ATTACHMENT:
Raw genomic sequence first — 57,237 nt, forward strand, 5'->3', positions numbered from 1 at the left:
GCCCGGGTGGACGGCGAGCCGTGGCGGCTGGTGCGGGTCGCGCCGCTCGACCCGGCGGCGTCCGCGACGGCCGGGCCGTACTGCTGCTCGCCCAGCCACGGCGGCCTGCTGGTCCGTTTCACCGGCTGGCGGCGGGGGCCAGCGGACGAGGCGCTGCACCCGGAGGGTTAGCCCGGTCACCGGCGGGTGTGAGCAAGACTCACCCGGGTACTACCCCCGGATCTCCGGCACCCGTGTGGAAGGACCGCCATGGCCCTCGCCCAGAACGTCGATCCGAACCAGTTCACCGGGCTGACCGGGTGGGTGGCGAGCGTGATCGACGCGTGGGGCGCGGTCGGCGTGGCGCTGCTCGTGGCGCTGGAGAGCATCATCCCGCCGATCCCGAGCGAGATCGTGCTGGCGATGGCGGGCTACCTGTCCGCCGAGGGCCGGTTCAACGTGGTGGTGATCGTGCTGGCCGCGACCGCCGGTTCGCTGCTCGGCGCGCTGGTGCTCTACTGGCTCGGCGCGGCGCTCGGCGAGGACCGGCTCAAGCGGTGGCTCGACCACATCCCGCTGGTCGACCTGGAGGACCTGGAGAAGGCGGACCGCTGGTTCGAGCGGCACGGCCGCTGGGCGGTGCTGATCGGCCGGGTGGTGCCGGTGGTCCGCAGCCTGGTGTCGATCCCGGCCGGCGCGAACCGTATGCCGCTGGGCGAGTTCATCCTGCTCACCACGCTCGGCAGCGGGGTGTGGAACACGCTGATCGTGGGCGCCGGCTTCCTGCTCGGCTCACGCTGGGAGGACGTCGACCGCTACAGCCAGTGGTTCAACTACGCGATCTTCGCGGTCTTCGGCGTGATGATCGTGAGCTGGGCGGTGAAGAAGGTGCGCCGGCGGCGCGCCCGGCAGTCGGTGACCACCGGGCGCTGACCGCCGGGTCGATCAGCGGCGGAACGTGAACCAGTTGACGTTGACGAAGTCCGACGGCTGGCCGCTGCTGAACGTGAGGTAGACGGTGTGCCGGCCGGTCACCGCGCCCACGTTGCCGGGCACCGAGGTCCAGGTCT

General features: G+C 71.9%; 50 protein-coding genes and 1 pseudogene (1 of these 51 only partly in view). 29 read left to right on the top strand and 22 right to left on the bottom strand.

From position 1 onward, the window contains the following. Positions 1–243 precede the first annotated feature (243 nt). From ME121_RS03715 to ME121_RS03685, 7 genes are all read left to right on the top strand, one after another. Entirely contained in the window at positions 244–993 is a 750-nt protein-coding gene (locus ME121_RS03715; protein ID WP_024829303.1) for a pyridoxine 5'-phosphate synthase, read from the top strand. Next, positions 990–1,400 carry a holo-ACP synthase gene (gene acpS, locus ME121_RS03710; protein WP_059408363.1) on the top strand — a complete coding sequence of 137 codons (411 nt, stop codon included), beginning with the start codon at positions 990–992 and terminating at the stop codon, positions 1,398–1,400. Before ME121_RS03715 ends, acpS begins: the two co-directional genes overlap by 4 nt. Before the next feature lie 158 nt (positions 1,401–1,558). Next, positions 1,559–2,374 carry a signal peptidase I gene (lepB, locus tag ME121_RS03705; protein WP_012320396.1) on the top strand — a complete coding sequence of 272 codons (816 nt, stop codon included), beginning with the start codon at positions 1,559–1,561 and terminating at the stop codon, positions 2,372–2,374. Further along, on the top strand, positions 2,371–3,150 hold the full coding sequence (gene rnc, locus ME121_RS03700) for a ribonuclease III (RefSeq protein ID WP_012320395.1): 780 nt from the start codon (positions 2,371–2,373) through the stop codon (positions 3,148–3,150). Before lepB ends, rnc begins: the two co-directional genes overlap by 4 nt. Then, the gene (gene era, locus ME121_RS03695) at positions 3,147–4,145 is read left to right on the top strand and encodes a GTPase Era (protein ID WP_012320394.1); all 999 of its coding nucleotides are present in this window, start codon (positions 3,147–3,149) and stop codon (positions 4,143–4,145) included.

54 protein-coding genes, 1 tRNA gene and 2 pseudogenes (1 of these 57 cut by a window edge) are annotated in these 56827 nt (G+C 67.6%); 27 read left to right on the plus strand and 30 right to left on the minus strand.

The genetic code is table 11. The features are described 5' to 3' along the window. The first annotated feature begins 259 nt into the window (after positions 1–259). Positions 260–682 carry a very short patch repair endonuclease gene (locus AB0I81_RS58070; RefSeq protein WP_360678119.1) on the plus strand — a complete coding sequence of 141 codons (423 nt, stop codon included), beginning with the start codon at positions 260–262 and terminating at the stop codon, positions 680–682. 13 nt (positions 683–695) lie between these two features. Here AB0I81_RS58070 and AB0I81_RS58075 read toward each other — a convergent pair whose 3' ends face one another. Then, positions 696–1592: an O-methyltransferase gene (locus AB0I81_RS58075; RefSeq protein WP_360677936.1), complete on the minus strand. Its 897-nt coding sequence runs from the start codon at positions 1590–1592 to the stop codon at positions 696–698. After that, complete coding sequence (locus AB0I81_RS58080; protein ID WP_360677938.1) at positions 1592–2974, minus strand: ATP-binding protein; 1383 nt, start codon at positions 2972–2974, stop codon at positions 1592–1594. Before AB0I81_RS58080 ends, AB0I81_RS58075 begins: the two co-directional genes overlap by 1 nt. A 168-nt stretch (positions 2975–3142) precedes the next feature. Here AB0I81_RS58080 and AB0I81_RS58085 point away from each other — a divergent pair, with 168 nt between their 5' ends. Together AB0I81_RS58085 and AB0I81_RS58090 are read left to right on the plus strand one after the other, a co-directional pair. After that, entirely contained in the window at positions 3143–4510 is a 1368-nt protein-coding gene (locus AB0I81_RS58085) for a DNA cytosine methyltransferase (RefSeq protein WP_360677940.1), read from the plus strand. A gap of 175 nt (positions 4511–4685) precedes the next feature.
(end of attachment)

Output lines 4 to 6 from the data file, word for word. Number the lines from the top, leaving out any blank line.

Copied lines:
From position 1 onward, the window contains the following. Positions 1–243 precede the first annotated feature (243 nt). From ME121_RS03715 to ME121_RS03685, 7 genes are all read left to right on the top strand, one after another. Entirely contained in the window at positions 244–993 is a 750-nt protein-coding gene (locus ME121_RS03715; protein ID WP_024829303.1) for a pyridoxine 5'-phosphate synthase, read from the top strand. Next, positions 990–1,400 carry a holo-ACP synthase gene (gene acpS, locus ME121_RS03710; protein WP_059408363.1) on the top strand — a complete coding sequence of 137 codons (411 nt, stop codon included), beginning with the start codon at positions 990–992 and terminating at the stop codon, positions 1,398–1,400. Before ME121_RS03715 ends, acpS begins: the two co-directional genes overlap by 4 nt. Before the next feature lie 158 nt (positions 1,401–1,558). Next, positions 1,559–2,374 carry a signal peptidase I gene (lepB, locus tag ME121_RS03705; protein WP_012320396.1) on the top strand — a complete coding sequence of 272 codons (816 nt, stop codon included), beginning with the start codon at positions 1,559–1,561 and terminating at the stop codon, positions 2,372–2,374. Further along, on the top strand, positions 2,371–3,150 hold the full coding sequence (gene rnc, locus ME121_RS03700) for a ribonuclease III (RefSeq protein ID WP_012320395.1): 780 nt from the start codon (positions 2,371–2,373) through the stop codon (positions 3,148–3,150). Before lepB ends, rnc begins: the two co-directional genes overlap by 4 nt. Then, the gene (gene era, locus ME121_RS03695) at positions 3,147–4,145 is read left to right on the top strand and encodes a GTPase Era (protein ID WP_012320394.1); all 999 of its coding nucleotides are present in this window, start codon (positions 3,147–3,149) and stop codon (positions 4,143–4,145) included.

54 protein-coding genes, 1 tRNA gene and 2 pseudogenes (1 of these 57 cut by a window edge) are annotated in these 56827 nt (G+C 67.6%); 27 read left to right on the plus strand and 30 right to left on the minus strand.

The genetic code is table 11. The features are described 5' to 3' along the window. The first annotated feature begins 259 nt into the window (after positions 1–259). Positions 260–682 carry a very short patch repair endonuclease gene (locus AB0I81_RS58070; RefSeq protein WP_360678119.1) on the plus strand — a complete coding sequence of 141 codons (423 nt, stop codon included), beginning with the start codon at positions 260–262 and terminating at the stop codon, positions 680–682. 13 nt (positions 683–695) lie between these two features. Here AB0I81_RS58070 and AB0I81_RS58075 read toward each other — a convergent pair whose 3' ends face one another. Then, positions 696–1592: an O-methyltransferase gene (locus AB0I81_RS58075; RefSeq protein WP_360677936.1), complete on the minus strand. Its 897-nt coding sequence runs from the start codon at positions 1590–1592 to the stop codon at positions 696–698. After that, complete coding sequence (locus AB0I81_RS58080; protein ID WP_360677938.1) at positions 1592–2974, minus strand: ATP-binding protein; 1383 nt, start codon at positions 2972–2974, stop codon at positions 1592–1594. Before AB0I81_RS58080 ends, AB0I81_RS58075 begins: the two co-directional genes overlap by 1 nt. A 168-nt stretch (positions 2975–3142) precedes the next feature. Here AB0I81_RS58080 and AB0I81_RS58085 point away from each other — a divergent pair, with 168 nt between their 5' ends. Together AB0I81_RS58085 and AB0I81_RS58090 are read left to right on the plus strand one after the other, a co-directional pair. After that, entirely contained in the window at positions 3143–4510 is a 1368-nt protein-coding gene (locus AB0I81_RS58085) for a DNA cytosine methyltransferase (RefSeq protein WP_360677940.1), read from the plus strand. A gap of 175 nt (positions 4511–4685) precedes the next feature.